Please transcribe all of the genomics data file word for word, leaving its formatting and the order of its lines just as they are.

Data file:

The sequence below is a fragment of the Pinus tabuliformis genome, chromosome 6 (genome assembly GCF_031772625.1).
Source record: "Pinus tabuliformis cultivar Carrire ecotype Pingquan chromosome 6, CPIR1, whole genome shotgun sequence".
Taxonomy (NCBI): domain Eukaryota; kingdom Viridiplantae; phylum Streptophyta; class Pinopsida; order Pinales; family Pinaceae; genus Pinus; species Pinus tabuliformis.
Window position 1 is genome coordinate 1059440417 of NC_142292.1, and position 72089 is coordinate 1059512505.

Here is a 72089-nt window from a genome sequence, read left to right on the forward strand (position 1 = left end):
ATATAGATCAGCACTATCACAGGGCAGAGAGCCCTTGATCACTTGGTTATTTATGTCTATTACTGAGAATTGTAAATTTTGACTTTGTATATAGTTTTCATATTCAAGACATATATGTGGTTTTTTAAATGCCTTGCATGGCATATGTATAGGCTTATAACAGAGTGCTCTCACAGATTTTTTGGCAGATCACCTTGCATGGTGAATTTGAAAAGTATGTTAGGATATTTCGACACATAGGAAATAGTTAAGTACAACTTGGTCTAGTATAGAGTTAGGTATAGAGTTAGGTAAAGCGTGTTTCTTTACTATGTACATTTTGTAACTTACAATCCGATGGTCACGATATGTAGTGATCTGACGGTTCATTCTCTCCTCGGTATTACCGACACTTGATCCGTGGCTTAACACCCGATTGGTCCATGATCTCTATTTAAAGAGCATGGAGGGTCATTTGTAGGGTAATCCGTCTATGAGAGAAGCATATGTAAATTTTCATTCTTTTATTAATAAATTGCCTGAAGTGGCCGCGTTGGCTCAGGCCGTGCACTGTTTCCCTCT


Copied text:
The sequence below is a fragment of the Pinus tabuliformis genome, chromosome 6 (genome assembly GCF_031772625.1).
Source record: "Pinus tabuliformis cultivar Carrire ecotype Pingquan chromosome 6, CPIR1, whole genome shotgun sequence".
Taxonomy (NCBI): domain Eukaryota; kingdom Viridiplantae; phylum Streptophyta; class Pinopsida; order Pinales; family Pinaceae; genus Pinus; species Pinus tabuliformis.
Window position 1 is genome coordinate 1059440417 of NC_142292.1, and position 72089 is coordinate 1059512505.

Here is a 72089-nt window from a genome sequence, read left to right on the forward strand (position 1 = left end):
ATATAGATCAGCACTATCACAGGGCAGAGAGCCCTTGATCACTTGGTTATTTATGTCTATTACTGAGAATTGTAAATTTTGACTTTGTATATAGTTTTCATATTCAAGACATATATGTGGTTTTTTAAATGCCTTGCATGGCATATGTATAGGCTTATAACAGAGTGCTCTCACAGATTTTTTGGCAGATCACCTTGCATGGTGAATTTGAAAAGTATGTTAGGATATTTCGACACATAGGAAATAGTTAAGTACAACTTGGTCTAGTATAGAGTTAGGTATAGAGTTAGGTAAAGCGTGTTTCTTTACTATGTACATTTTGTAACTTACAATCCGATGGTCACGATATGTAGTGATCTGACGGTTCATTCTCTCCTCGGTATTACCGACACTTGATCCGTGGCTTAACACCCGATTGGTCCATGATCTCTATTTAAAGAGCATGGAGGGTCATTTGTAGGGTAATCCGTCTATGAGAGAAGCATATGTAAATTTTCATTCTTTTATTAATAAATTGCCTGAAGTGGCCGCGTTGGCTCAGGCCGTGCACTGTTTCCCTCT